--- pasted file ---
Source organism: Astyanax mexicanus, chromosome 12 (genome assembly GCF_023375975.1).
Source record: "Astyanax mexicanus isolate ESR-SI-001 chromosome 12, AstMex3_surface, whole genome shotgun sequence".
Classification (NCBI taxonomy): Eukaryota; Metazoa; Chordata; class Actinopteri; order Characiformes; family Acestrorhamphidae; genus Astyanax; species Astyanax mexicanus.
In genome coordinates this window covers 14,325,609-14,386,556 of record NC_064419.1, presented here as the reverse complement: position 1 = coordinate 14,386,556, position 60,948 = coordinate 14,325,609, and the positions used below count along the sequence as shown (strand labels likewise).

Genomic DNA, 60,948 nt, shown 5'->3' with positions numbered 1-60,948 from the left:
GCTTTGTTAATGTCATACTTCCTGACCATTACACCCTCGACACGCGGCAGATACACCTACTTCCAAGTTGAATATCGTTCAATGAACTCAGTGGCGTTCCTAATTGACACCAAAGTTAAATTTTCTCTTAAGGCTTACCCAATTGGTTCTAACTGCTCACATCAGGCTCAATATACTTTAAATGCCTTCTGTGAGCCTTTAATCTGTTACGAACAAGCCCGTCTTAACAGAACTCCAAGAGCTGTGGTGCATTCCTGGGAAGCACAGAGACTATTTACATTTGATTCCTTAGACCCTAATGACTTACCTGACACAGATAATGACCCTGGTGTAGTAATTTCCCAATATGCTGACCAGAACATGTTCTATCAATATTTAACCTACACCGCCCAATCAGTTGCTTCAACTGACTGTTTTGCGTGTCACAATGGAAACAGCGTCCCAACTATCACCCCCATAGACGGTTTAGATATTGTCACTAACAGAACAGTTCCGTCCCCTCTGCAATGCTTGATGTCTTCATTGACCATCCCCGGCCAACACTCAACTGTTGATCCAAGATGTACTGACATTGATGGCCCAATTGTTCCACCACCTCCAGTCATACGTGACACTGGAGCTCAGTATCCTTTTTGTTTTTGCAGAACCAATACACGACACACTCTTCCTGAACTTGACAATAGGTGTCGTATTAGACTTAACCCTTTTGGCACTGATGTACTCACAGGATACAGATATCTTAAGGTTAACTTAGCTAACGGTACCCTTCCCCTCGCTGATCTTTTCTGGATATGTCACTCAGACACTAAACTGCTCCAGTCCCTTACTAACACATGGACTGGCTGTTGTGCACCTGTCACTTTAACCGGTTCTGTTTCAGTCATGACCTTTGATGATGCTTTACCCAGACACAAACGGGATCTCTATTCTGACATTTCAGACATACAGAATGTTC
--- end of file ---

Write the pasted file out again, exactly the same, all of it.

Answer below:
Source organism: Astyanax mexicanus, chromosome 12 (genome assembly GCF_023375975.1).
Source record: "Astyanax mexicanus isolate ESR-SI-001 chromosome 12, AstMex3_surface, whole genome shotgun sequence".
Classification (NCBI taxonomy): Eukaryota; Metazoa; Chordata; class Actinopteri; order Characiformes; family Acestrorhamphidae; genus Astyanax; species Astyanax mexicanus.
In genome coordinates this window covers 14,325,609-14,386,556 of record NC_064419.1, presented here as the reverse complement: position 1 = coordinate 14,386,556, position 60,948 = coordinate 14,325,609, and the positions used below count along the sequence as shown (strand labels likewise).

Genomic DNA, 60,948 nt, shown 5'->3' with positions numbered 1-60,948 from the left:
GCTTTGTTAATGTCATACTTCCTGACCATTACACCCTCGACACGCGGCAGATACACCTACTTCCAAGTTGAATATCGTTCAATGAACTCAGTGGCGTTCCTAATTGACACCAAAGTTAAATTTTCTCTTAAGGCTTACCCAATTGGTTCTAACTGCTCACATCAGGCTCAATATACTTTAAATGCCTTCTGTGAGCCTTTAATCTGTTACGAACAAGCCCGTCTTAACAGAACTCCAAGAGCTGTGGTGCATTCCTGGGAAGCACAGAGACTATTTACATTTGATTCCTTAGACCCTAATGACTTACCTGACACAGATAATGACCCTGGTGTAGTAATTTCCCAATATGCTGACCAGAACATGTTCTATCAATATTTAACCTACACCGCCCAATCAGTTGCTTCAACTGACTGTTTTGCGTGTCACAATGGAAACAGCGTCCCAACTATCACCCCCATAGACGGTTTAGATATTGTCACTAACAGAACAGTTCCGTCCCCTCTGCAATGCTTGATGTCTTCATTGACCATCCCCGGCCAACACTCAACTGTTGATCCAAGATGTACTGACATTGATGGCCCAATTGTTCCACCACCTCCAGTCATACGTGACACTGGAGCTCAGTATCCTTTTTGTTTTTGCAGAACCAATACACGACACACTCTTCCTGAACTTGACAATAGGTGTCGTATTAGACTTAACCCTTTTGGCACTGATGTACTCACAGGATACAGATATCTTAAGGTTAACTTAGCTAACGGTACCCTTCCCCTCGCTGATCTTTTCTGGATATGTCACTCAGACACTAAACTGCTCCAGTCCCTTACTAACACATGGACTGGCTGTTGTGCACCTGTCACTTTAACCGGTTCTGTTTCAGTCATGACCTTTGATGATGCTTTACCCAGACACAAACGGGATCTCTATTCTGACATTTCAGACATACAGAATGTTC